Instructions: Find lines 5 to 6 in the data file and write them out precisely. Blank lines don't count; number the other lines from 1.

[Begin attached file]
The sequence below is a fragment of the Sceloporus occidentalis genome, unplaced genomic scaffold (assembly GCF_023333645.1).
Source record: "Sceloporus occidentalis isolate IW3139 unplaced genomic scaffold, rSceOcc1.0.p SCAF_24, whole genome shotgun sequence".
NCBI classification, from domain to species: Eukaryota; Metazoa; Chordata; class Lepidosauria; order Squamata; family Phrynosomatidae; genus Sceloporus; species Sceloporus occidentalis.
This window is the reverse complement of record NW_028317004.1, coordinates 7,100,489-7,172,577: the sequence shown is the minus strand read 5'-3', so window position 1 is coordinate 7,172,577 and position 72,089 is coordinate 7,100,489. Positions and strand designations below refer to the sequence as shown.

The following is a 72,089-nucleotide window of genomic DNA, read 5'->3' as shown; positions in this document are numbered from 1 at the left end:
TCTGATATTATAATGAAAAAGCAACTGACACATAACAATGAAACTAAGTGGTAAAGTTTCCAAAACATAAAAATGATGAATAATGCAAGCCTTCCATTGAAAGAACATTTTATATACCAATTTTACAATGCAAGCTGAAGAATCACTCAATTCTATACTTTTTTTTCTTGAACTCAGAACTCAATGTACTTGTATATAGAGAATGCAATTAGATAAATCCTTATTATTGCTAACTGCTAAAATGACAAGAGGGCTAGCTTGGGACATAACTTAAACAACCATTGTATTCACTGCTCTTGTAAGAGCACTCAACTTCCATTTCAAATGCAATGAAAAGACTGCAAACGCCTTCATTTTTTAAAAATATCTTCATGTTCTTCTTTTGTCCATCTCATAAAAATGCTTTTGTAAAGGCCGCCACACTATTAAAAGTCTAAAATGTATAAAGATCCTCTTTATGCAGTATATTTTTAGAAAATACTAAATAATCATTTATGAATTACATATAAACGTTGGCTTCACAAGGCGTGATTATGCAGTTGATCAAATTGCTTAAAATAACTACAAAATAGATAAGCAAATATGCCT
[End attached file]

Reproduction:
The following is a 72,089-nucleotide window of genomic DNA, read 5'->3' as shown; positions in this document are numbered from 1 at the left end:
TCTGATATTATAATGAAAAAGCAACTGACACATAACAATGAAACTAAGTGGTAAAGTTTCCAAAACATAAAAATGATGAATAATGCAAGCCTTCCATTGAAAGAACATTTTATATACCAATTTTACAATGCAAGCTGAAGAATCACTCAATTCTATACTTTTTTTTCTTGAACTCAGAACTCAATGTACTTGTATATAGAGAATGCAATTAGATAAATCCTTATTATTGCTAACTGCTAAAATGACAAGAGGGCTAGCTTGGGACATAACTTAAACAACCATTGTATTCACTGCTCTTGTAAGAGCACTCAACTTCCATTTCAAATGCAATGAAAAGACTGCAAACGCCTTCATTTTTTAAAAATATCTTCATGTTCTTCTTTTGTCCATCTCATAAAAATGCTTTTGTAAAGGCCGCCACACTATTAAAAGTCTAAAATGTATAAAGATCCTCTTTATGCAGTATATTTTTAGAAAATACTAAATAATCATTTATGAATTACATATAAACGTTGGCTTCACAAGGCGTGATTATGCAGTTGATCAAATTGCTTAAAATAACTACAAAATAGATAAGCAAATATGCCT